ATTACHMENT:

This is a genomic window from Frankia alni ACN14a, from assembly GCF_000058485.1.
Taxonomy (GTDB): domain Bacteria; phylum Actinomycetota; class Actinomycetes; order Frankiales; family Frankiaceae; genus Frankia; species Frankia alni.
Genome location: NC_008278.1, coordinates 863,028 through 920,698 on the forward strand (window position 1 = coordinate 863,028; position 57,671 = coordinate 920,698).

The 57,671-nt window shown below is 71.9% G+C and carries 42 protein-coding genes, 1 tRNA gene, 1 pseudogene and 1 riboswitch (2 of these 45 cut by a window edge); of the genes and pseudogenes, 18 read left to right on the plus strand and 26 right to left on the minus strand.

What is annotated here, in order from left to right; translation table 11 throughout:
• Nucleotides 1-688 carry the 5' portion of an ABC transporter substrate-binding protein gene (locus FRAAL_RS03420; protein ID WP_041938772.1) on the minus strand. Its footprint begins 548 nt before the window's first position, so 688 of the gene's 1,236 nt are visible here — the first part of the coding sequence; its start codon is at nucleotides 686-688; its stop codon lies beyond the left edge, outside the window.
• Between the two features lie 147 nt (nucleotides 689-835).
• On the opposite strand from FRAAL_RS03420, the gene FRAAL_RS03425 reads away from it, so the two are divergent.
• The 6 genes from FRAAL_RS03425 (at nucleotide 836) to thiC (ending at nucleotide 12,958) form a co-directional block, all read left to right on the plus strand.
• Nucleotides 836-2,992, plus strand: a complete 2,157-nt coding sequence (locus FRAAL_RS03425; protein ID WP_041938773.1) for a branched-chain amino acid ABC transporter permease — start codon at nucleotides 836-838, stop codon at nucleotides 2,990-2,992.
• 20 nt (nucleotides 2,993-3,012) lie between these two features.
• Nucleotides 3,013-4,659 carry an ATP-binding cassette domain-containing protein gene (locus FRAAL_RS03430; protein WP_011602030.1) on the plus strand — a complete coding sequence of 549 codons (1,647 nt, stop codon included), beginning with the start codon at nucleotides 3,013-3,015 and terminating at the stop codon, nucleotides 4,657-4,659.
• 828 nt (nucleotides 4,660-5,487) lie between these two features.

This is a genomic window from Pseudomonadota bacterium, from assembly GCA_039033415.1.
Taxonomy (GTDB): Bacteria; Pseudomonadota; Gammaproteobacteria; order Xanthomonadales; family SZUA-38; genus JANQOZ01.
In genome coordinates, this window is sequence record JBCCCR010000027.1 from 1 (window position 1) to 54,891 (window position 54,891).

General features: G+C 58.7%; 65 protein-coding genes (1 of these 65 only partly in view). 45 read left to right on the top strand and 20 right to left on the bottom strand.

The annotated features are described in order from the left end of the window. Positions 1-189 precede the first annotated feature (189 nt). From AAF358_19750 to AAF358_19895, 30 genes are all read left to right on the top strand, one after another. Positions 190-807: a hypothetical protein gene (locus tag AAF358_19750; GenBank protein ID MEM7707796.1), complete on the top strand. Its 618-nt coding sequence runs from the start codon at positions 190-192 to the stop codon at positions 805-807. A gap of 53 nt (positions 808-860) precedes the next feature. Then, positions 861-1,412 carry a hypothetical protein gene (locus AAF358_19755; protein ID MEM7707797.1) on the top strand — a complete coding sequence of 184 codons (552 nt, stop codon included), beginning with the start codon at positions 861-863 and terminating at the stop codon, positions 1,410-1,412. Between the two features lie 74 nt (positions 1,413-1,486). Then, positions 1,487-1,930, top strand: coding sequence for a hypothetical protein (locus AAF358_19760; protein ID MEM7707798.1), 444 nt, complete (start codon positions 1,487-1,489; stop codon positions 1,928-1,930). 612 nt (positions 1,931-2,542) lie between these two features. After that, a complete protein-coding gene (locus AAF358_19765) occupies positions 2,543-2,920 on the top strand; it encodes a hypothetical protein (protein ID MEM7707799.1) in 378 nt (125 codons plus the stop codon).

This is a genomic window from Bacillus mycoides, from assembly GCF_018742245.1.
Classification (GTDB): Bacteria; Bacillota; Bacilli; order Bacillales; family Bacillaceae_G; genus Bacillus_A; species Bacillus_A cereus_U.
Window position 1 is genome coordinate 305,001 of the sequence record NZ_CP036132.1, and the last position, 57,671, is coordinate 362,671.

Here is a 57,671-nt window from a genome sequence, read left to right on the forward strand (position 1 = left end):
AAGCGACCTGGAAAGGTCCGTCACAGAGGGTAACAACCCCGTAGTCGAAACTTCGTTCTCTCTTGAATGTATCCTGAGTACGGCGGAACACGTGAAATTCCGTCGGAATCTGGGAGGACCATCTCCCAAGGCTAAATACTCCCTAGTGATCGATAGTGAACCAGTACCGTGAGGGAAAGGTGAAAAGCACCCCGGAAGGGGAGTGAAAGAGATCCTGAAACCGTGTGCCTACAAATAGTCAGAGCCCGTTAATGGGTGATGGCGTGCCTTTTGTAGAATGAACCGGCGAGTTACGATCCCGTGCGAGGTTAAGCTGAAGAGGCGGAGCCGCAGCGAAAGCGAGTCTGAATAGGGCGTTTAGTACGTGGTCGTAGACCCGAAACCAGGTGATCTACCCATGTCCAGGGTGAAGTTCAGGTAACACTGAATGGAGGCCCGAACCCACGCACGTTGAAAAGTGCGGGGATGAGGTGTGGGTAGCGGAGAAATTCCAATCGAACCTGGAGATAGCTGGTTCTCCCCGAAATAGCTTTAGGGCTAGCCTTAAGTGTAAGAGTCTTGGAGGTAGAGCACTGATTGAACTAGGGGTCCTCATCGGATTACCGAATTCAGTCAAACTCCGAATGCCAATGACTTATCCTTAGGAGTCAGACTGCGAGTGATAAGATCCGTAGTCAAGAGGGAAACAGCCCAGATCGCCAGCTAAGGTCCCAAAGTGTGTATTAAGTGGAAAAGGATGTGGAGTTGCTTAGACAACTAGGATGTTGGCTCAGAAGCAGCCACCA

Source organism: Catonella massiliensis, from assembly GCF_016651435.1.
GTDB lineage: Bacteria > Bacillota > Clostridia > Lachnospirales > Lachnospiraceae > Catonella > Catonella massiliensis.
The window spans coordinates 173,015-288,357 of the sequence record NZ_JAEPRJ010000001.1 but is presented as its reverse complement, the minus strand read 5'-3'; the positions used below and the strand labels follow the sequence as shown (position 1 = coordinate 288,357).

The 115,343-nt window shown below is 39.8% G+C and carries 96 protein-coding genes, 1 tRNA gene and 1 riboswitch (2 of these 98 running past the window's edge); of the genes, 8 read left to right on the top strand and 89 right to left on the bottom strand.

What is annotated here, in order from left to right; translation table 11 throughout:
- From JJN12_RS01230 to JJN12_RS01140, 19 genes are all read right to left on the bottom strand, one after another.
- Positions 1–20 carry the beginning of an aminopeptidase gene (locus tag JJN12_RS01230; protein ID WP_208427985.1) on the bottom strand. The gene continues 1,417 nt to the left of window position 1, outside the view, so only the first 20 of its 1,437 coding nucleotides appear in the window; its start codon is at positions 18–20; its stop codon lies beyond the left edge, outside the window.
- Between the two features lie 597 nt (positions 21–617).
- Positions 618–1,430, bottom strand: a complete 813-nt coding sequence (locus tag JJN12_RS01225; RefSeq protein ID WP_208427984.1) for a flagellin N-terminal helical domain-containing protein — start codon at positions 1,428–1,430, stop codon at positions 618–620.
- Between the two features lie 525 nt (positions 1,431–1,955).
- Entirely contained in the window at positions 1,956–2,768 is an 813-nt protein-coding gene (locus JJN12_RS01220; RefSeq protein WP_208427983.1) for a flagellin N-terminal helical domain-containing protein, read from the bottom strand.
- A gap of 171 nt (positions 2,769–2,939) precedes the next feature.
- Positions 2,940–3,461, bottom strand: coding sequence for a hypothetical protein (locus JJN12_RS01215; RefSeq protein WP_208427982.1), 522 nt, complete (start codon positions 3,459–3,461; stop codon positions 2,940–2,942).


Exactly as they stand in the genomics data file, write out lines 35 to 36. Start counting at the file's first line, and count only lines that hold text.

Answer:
- A gap of 171 nt (positions 2,769–2,939) precedes the next feature.
- Positions 2,940–3,461, bottom strand: coding sequence for a hypothetical protein (locus JJN12_RS01215; RefSeq protein WP_208427982.1), 522 nt, complete (start codon positions 3,459–3,461; stop codon positions 2,940–2,942).